Which? Gardening magazine found that the vast majority of teabags contain plastic such as nylon, thermoplastic, PVC, or polypropylene. While these plastics have high melting points, the temperature at which the molecules in polymers begin to break down is always lower than the melting point, which could allow the bags to leach these compounds and create health hazards when steeped in boiling water.
The material used in Twinings is derived from maize starch. The starch is treated by an enzyme to create the compound poly-lactic acid which has a ‘plastic’ character which can be spun into filaments.
Their standard square tea bags, used for teas such as Earl Grey, English breakfast, and green tea, are “heat sealed”, meaning that a thin film of polypropylene is applied to seal the two sides together. Their “string and tag with sachet” range also contains polypropylene and a small amount of acrylic copolymer emulsion, a plastic-based glue that bonds the bags together.
The way tea bags are manufactured varies depending on the brand, but according to The Guardian, about 70 to 80 percent of bags are made from compostable paper while the remaining 20 to 30 percent contains heat-resistant polypropylene. This is to prevent the bag from breaking in your cup, but it also means that small pieces of plastic mesh are left behind in the soil when you compost the bags.
The Twinings spokeswoman said: “We would not recommend that tea bags are used directly on the soil as a fertilizer or soil conditioner, as they are likely to take a longer time to breakdown.”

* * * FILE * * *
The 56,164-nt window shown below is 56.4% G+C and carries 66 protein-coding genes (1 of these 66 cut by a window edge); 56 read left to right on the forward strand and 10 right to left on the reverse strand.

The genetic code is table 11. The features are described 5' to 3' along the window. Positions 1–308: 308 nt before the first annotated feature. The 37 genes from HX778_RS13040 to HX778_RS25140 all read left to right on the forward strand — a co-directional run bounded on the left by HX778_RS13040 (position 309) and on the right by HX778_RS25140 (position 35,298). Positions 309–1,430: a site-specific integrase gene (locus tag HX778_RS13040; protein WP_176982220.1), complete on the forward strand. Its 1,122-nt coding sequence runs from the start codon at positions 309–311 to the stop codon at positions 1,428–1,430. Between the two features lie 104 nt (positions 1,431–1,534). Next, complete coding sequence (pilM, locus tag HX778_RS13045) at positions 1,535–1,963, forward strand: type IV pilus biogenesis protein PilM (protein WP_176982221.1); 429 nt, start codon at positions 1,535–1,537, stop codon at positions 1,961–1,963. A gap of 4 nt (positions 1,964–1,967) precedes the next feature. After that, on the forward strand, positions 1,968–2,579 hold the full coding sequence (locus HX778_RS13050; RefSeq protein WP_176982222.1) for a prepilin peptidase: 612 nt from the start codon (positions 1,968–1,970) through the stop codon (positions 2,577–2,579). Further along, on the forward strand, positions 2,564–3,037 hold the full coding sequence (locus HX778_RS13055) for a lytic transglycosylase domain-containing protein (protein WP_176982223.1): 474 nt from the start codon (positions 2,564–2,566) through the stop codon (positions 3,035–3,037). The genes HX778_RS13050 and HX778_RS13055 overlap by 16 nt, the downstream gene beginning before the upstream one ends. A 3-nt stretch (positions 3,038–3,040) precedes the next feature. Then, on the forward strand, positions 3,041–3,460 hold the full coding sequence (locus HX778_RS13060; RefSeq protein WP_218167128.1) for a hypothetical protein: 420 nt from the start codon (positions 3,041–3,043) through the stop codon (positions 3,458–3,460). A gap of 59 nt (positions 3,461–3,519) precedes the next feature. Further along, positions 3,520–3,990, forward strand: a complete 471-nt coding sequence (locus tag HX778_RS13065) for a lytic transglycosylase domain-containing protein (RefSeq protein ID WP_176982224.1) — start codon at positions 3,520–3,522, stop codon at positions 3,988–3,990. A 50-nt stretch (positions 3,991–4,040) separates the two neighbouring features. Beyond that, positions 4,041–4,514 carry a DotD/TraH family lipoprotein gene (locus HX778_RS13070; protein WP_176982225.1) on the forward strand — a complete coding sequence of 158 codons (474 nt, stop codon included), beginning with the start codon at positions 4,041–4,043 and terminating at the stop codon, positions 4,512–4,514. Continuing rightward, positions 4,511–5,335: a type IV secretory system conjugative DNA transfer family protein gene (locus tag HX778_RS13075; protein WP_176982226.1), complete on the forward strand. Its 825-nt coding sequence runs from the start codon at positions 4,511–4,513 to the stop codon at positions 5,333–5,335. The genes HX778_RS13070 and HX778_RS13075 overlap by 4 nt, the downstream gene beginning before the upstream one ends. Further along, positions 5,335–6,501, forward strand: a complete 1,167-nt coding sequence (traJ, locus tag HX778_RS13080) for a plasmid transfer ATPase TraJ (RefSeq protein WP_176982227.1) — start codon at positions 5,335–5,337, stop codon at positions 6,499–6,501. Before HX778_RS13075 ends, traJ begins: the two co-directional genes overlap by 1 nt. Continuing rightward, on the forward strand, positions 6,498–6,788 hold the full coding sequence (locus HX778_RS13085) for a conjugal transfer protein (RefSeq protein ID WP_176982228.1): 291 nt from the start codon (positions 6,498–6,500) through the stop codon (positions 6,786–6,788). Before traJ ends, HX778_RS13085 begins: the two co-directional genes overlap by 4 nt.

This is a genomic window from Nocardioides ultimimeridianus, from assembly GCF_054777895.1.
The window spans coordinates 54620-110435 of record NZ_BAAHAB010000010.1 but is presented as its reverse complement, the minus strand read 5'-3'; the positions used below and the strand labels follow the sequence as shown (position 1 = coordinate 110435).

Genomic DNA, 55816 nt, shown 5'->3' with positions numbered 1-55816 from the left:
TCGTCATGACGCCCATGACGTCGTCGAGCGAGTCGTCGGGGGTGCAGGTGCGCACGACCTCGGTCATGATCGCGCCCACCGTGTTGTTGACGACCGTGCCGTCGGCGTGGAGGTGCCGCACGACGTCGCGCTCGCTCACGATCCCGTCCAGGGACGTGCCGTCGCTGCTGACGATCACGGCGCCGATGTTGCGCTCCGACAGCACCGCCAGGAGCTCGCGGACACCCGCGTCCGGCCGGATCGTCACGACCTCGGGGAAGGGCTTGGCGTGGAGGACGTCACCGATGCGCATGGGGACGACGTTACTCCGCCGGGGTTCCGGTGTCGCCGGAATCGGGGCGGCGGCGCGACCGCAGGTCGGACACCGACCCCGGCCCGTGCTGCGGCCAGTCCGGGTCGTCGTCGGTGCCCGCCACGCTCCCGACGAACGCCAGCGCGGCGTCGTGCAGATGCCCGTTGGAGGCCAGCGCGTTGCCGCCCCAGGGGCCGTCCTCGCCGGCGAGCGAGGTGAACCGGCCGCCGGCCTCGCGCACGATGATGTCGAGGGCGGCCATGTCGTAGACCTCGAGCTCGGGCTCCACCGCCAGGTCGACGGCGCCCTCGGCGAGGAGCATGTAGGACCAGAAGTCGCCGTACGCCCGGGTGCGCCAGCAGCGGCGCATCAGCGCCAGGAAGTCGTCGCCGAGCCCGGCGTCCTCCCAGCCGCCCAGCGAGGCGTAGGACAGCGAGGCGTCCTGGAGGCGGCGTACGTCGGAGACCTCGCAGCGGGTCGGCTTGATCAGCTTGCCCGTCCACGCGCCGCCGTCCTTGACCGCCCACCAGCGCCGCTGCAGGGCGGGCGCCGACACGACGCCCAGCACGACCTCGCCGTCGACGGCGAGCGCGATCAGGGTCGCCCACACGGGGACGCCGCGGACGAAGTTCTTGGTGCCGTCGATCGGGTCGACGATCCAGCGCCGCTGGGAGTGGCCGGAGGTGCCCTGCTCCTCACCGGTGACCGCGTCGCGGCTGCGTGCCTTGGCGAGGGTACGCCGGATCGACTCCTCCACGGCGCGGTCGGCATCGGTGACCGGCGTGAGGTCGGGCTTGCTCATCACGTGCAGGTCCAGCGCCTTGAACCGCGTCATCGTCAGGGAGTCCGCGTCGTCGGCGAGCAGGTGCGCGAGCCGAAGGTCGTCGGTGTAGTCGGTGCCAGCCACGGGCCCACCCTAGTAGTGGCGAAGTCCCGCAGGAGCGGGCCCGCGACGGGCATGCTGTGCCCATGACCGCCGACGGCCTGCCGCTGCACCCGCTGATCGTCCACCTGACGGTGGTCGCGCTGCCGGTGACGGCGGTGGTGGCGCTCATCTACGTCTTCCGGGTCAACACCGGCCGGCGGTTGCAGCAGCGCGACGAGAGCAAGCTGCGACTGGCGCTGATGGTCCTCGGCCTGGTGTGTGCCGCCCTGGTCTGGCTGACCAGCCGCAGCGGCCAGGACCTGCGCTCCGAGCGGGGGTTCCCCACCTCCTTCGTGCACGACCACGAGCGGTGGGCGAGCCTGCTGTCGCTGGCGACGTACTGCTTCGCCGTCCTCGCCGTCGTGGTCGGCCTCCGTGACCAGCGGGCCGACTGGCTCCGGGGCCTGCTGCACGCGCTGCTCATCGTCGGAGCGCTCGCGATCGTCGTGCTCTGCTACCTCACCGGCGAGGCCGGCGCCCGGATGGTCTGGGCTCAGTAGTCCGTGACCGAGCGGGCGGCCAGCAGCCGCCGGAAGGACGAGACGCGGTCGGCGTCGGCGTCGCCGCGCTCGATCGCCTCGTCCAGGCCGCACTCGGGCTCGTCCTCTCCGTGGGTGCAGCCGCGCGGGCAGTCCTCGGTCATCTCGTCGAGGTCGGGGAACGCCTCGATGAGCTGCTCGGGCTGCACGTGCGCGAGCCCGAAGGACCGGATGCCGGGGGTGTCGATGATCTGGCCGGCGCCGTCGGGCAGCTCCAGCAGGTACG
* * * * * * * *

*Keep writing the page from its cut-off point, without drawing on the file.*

It is not just the accumulation of plastics that harms the environment, but also the toxins from the plastic that leach into our soil and water.
Paper Tea Bags
Paper tea bags often contain Epichlorohydrin, a compound used as a pesticide. Epichlorhydrine becomes active when it is in contact with hot water. This pesticide is known to cause infertility and can harm your immune system. This pesticide is also known to cause cancer in animals.
Additionally, many paper tea bags have been chlorine-bleached. Unless you buy your tea from an organic and environmentally conscious brand, most of the paper tea bags you drink from are pristine white. The color white is an indicator that the tea bags have been treated with intensive chemical processes.
Chlorine-Bleach if swallowed, is corrosive and will permanently damage the mouth and throat and can prove to be fatal. The greatest dangers occur over time when there is continued unprotected use. This has an accumulative effect on the body causing a tremendous strain and stress on the major detoxification organs such as the liver, kidneys, and lungs.
Artificial ingredients are often used to flavor your tea. Artificial flavors are created by altering the structure of a molecule to create, more intense flavors and less expensive options.
These types of artificial flavoring agents are used in many tea blends, and it is most likely to be the case with bagged tea. Artificial flavors have been known to cause chest pain, headaches, fatigue, nervous system depression, allergies, and even brain damage.
Loose Leaf Revolution
The easiest way to avoid all of these hazards is to buy loose organic herbs in bulk and steep your leaves directly in the water. Buying bulk will also be a cheaper alternative, that will keep you stocked on your favorite herbs for much longer than that box of bagged tea.
Another alternative is a tea infuser but I would read up on which one is best because some strainers, such as ones made of silicone, can be hazardous for your health.
Who knew something that was suppose to be a healthy alternative had so many hidden health hazards!